Friday, November 03, 2006

 

Islam and science: 'Nature' journal special (Open Access/Free)

In many countries with large Muslim populations the pendulum of power is swinging away from secular (but mostly undemocratic) government back to where it was for many centuries: to Islamist regimes, and Islamic law. What does this mean for Muslim scientists and science? For a very long time, Muslim states have scored badly on measures of science and technology. Will things be any better or worse under the new Islamist governments?

Nature 'Special' Contents:

THE ISLAMIC WORLD (Interactive World Map)
NEWS FEATURES/ANALYSIS
TIMELINE
EDITORIAL
COMMENTARIES
PODCAST
WHAT DO YOU THINK?
ARCHIVE (Not Open Access at the time of writing)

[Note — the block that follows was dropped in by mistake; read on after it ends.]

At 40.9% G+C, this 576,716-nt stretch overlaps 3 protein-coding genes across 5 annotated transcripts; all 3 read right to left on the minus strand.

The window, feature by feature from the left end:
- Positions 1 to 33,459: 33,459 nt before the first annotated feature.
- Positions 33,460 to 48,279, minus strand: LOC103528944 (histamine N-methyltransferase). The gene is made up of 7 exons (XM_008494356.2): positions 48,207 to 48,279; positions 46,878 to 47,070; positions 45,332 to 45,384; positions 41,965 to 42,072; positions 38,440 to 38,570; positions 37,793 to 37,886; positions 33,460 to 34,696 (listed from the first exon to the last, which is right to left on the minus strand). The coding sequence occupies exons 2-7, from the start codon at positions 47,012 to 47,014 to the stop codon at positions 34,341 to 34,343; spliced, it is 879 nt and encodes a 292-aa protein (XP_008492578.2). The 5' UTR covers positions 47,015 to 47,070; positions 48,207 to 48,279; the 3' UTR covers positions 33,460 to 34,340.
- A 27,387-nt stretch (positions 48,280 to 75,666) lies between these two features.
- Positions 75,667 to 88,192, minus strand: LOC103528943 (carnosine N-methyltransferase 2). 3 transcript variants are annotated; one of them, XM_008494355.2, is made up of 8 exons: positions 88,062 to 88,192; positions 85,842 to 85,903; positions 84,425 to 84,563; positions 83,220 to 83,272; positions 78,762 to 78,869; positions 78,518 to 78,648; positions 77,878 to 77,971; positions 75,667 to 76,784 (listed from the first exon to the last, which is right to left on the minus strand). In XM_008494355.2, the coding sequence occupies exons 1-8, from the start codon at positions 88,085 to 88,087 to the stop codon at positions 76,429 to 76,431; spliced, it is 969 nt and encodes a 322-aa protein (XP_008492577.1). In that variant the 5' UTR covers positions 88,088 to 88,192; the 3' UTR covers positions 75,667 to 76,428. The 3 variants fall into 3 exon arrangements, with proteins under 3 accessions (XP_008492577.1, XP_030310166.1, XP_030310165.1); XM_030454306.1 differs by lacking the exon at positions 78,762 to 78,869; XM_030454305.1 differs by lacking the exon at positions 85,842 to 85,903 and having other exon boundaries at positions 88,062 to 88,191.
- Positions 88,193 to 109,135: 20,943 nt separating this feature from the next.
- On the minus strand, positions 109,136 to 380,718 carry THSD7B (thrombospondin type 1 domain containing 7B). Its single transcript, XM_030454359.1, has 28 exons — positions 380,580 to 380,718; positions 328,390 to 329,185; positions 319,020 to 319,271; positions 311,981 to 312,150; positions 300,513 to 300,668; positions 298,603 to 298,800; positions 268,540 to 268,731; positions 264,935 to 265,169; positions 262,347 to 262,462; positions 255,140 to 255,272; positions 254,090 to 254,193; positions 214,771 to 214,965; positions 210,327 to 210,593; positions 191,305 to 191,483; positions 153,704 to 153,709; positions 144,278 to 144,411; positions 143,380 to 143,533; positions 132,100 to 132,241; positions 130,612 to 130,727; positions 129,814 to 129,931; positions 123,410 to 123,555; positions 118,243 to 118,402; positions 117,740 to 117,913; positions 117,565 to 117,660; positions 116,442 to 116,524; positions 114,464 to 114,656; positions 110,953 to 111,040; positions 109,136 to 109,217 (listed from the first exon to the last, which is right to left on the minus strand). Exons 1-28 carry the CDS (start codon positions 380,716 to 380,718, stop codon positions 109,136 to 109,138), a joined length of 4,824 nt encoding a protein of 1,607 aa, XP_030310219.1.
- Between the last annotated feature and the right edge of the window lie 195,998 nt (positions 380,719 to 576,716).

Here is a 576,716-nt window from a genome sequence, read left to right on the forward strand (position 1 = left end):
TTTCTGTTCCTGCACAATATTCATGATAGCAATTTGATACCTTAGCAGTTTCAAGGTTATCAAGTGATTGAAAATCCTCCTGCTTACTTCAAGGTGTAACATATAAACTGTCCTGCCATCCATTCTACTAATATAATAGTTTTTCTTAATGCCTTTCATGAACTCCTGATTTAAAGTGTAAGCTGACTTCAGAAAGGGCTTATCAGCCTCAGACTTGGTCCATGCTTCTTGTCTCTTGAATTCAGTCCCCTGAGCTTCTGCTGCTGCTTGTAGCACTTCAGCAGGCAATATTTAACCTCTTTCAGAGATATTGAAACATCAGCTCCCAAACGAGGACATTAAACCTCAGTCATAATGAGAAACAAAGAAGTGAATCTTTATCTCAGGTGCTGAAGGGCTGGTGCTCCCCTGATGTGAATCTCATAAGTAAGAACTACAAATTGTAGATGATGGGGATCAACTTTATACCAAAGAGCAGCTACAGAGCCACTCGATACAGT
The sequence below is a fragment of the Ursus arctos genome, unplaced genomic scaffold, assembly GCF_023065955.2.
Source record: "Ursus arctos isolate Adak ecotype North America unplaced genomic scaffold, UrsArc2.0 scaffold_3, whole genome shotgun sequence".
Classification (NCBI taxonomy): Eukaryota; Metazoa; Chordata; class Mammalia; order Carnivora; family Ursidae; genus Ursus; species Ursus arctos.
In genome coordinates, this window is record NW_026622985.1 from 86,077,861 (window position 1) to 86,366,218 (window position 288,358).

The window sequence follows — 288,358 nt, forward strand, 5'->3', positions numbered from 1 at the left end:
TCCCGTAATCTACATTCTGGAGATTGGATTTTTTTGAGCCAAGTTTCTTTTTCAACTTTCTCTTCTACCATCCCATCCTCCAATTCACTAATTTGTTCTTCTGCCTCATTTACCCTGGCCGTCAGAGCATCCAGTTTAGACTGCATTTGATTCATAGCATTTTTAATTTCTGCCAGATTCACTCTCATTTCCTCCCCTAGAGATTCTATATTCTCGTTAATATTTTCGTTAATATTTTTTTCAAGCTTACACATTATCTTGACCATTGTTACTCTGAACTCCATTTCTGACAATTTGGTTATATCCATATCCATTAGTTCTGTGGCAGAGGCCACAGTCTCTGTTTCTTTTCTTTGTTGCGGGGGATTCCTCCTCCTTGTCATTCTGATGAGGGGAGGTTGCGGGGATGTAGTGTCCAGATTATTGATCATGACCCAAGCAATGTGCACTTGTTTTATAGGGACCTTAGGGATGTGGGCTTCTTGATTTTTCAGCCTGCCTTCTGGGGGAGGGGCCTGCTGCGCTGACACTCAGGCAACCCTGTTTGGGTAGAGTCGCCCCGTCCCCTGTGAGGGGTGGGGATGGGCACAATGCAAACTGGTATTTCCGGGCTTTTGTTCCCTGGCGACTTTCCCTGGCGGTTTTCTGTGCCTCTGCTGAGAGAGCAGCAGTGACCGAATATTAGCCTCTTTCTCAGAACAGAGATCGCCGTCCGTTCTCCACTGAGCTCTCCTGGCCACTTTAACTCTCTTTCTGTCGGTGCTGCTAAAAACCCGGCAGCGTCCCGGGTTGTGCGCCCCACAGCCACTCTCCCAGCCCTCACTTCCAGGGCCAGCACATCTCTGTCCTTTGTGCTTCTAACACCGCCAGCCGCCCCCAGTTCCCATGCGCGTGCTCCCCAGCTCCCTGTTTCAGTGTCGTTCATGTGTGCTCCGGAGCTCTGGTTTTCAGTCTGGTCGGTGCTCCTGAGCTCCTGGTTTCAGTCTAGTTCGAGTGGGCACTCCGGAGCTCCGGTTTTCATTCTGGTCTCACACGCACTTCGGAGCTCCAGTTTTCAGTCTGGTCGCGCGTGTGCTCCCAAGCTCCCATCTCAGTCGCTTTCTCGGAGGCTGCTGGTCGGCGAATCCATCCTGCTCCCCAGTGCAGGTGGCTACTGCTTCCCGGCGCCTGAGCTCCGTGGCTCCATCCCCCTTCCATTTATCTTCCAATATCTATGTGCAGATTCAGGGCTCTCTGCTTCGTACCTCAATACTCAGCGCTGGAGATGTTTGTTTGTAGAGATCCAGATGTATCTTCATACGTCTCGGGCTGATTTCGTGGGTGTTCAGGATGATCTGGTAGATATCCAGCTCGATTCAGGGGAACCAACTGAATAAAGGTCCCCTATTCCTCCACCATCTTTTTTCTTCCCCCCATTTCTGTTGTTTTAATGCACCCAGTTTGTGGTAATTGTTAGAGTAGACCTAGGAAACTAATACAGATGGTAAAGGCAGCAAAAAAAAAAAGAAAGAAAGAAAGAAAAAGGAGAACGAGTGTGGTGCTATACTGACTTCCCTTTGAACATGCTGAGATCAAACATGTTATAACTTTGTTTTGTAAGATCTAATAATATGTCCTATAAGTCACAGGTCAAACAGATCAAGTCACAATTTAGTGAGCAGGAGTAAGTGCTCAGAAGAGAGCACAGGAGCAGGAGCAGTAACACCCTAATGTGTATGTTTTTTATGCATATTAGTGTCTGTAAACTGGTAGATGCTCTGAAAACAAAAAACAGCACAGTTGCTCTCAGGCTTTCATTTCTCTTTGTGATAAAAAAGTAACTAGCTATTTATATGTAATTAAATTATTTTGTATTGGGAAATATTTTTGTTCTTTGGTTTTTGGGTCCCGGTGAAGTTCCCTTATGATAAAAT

EXTERNAL LINKS

Supported by the Kuwait Foundation for the Advancement of Sciences

Continued at "Islam and science: 'Nature' journal special (Open Access/Free)"
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Comments:
It seems to me the term "Muslim Scientist" is an oxymoron today as few, if any, major contributions to science have been made by muslims. Granted, in their prime (the period between 8th and 14th century CE), muslim scientists and scholars contributed greatly to society. There must be a reason for this based in the religion itself. Perhaps it is seen today (and in the past 6 centuries) as a Western evil and therefor avoided - who knows. One thing is for sure, with all the oil money being horded by OPEC, lack of funding should not be an issue.
 
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